Two New Jersey State Police troopers who allegedly led a high-speed escort for members of a luxury car club in March will face criminal charges, the State Attorney General announced Friday.
Four troopers face disciplinary charges in connection with the improper State Police escort involving similar vehicles in 2010. In a third case, disciplinary charges were announced for a trooper who improperly handled a traffic ticket issued to a member of a driving club who was stopped for speeding on the Garden State Parkway in his Lamborghini in 2010.
"The conduct alleged here jeopardized public safety and undermined the trust the public places in law enforcement and the State Police," said Attorney General Jeffrey Chiesa. "Serious misconduct by any state trooper must be met with serious discipline and, where warranted and appropriate, criminal charges."
The State Police also announced a new Standard Operating Procedure (SOP) for troopers governing escorts that's "designed to enhance the safety of motorists," according to a release.
"Clearly, there is no double standard for troopers," said Colonel Rick Fuentes, state police superintendent.
Sgt. First Class Nadir Nassry, 47, a trooper for 25 years who allegedly led the March 30 caravan and enlisted the other trooper in the unauthorized escort, was charged with third-degree tampering with public records or information and fourth-degree falsifying or tampering with records. Trooper Joseph Ventrella, 28, who has six years of service, was charged with fourth-degree falsifying or tampering with records.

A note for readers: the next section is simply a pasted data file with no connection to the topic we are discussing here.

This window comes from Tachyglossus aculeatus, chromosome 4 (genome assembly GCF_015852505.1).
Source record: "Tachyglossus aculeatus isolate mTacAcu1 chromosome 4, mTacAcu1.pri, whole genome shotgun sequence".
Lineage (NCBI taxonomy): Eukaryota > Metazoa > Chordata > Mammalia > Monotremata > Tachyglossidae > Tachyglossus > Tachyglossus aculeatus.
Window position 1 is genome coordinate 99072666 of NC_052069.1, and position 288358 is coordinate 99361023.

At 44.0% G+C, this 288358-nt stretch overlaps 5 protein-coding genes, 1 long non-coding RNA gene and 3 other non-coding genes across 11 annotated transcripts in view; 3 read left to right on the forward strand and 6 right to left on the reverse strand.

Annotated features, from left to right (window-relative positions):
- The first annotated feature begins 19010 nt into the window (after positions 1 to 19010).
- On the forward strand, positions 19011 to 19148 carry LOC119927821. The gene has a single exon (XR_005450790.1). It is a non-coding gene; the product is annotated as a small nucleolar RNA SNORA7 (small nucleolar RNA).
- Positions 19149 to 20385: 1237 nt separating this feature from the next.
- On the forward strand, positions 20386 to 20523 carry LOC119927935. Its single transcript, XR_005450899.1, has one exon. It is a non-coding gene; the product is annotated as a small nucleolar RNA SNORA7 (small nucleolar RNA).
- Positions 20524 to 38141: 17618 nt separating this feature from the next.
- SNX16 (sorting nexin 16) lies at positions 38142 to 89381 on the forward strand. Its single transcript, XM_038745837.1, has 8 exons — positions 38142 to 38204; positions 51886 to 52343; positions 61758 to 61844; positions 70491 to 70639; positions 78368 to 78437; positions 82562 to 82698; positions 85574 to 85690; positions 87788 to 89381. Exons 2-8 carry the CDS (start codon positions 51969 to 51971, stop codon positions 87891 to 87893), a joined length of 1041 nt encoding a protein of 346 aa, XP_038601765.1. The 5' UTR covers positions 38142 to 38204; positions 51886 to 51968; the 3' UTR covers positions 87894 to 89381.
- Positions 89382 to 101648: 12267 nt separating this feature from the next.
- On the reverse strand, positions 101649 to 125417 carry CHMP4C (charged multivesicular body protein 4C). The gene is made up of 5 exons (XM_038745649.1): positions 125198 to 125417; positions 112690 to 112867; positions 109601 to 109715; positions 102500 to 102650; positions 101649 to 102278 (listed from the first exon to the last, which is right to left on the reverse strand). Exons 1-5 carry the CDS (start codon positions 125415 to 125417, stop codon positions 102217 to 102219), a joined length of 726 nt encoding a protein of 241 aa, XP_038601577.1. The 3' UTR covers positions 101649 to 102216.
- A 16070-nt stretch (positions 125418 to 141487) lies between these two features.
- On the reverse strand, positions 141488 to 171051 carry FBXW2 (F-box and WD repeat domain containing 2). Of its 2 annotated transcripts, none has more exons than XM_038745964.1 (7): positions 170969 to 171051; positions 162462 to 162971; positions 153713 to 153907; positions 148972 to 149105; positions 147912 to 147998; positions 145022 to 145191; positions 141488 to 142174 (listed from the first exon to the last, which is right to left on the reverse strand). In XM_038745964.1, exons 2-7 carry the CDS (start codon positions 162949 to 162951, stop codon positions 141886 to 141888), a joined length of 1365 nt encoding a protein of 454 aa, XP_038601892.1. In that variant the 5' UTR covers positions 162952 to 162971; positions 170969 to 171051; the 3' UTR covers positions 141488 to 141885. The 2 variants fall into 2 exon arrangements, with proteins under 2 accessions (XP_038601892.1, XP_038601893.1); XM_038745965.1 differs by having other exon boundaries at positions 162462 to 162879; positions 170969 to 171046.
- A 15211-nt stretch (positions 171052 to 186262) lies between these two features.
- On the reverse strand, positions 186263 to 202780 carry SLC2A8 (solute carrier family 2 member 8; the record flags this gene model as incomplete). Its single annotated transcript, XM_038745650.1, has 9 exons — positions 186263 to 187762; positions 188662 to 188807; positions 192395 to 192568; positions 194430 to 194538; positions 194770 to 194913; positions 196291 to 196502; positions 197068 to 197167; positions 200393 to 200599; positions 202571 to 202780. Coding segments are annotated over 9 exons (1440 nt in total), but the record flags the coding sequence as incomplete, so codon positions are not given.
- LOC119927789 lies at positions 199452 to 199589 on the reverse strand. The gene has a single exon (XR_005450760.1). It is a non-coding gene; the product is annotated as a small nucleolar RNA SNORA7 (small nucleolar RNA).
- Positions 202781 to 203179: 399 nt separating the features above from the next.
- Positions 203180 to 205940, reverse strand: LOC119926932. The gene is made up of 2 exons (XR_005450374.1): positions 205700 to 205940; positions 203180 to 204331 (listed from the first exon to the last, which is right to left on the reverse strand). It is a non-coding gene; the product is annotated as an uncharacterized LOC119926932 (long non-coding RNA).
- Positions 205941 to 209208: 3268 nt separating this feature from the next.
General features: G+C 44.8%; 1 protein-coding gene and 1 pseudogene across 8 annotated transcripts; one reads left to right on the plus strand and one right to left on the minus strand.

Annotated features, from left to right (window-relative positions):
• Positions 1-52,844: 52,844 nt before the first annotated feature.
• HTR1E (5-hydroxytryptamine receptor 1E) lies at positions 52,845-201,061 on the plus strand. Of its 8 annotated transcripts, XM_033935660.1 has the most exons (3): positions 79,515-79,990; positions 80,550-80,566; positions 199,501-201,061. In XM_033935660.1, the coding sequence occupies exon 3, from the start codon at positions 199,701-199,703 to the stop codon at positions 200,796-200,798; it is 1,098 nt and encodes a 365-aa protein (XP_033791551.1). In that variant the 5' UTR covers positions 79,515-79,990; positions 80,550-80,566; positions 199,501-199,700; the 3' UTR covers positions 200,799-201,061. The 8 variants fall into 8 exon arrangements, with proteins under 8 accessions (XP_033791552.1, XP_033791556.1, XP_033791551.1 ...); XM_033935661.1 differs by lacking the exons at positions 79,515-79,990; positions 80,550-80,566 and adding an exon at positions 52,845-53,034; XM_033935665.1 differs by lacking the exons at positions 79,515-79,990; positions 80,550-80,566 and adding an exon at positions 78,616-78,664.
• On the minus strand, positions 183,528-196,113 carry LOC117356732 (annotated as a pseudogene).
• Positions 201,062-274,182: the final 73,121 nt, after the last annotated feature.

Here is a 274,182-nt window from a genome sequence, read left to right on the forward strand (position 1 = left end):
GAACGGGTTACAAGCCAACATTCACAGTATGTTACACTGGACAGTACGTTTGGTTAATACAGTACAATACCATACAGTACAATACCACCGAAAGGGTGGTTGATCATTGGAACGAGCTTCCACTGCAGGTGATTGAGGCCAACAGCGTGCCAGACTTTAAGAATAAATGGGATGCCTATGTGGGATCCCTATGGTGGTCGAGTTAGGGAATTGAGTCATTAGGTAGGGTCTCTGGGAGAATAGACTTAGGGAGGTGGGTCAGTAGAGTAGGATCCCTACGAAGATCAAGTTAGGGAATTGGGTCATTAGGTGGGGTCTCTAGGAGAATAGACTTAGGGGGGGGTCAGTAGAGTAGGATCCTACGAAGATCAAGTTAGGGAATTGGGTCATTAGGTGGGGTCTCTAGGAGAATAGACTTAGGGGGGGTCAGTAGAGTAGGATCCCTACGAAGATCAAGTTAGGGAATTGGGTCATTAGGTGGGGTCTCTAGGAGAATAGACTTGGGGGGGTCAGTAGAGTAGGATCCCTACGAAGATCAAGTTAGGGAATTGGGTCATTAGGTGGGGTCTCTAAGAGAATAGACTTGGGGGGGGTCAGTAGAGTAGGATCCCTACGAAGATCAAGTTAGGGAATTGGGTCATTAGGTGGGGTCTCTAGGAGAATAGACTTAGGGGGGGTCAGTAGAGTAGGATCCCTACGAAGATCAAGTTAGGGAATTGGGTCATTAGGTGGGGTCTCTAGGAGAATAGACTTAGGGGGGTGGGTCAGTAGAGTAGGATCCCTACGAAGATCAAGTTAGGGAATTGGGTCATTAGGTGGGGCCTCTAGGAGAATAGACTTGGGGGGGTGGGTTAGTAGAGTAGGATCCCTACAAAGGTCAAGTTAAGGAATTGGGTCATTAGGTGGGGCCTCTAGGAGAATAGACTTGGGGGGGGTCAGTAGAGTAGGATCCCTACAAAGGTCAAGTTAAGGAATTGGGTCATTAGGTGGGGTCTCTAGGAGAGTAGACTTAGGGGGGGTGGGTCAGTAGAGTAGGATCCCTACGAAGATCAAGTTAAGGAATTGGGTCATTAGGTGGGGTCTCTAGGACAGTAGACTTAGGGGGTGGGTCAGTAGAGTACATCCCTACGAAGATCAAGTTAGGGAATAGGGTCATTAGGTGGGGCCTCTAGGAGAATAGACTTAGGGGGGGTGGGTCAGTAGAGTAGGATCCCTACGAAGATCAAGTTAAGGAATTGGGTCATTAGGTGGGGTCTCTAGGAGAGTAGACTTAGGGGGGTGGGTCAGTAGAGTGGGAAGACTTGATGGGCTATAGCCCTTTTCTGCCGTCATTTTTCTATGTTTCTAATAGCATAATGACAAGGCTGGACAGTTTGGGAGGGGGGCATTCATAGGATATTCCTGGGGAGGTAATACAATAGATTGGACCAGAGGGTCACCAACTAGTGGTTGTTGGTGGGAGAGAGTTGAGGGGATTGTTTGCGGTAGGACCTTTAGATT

Both troopers allegedly altered their license plates by using black electrical tape to change the numbers on the plates. Nassry also allegedly instructed the other drivers in the caravan to conceal or partially conceal their plates using tape or other means.
Nassry and Ventrella were suspended without pay commencing on April 23. If convicted of the criminal charges, both Nassry and Ventrella would forfeit their jobs and would be permanently barred from public employment in New Jersey.
Disciplinary actions against the two troopers who led the June 27, 2010, escort have resulted in administrative charges being filed against both troopers for improper conduct of an escort and unsafe driving. In addition, administrative charges were filed against two supervisors in this case for improper supervision.
The Jan. 17, 2010, case involving the Lamborghini driver, who was issued a ticket for driving 116 m.p.h. in a 65 m.p.h. zone on the Garden State Parkway in Paramus, resulted in disciplinary charges against the trooper involved for improper conduct related to the stop and his handling of the ticket.
The five troopers who have been charged administratively face unpaid suspensions.
The new S.O.P. outlines when police escorts can be authorized; lists factors to be considered when authorizing an escort; identifies the chain of command and specific proceedures for authorizing an escort; and provides guidance about how escorts should be conducted, including clear instructions on observing posted speed limits and avoiding use of passing lanes.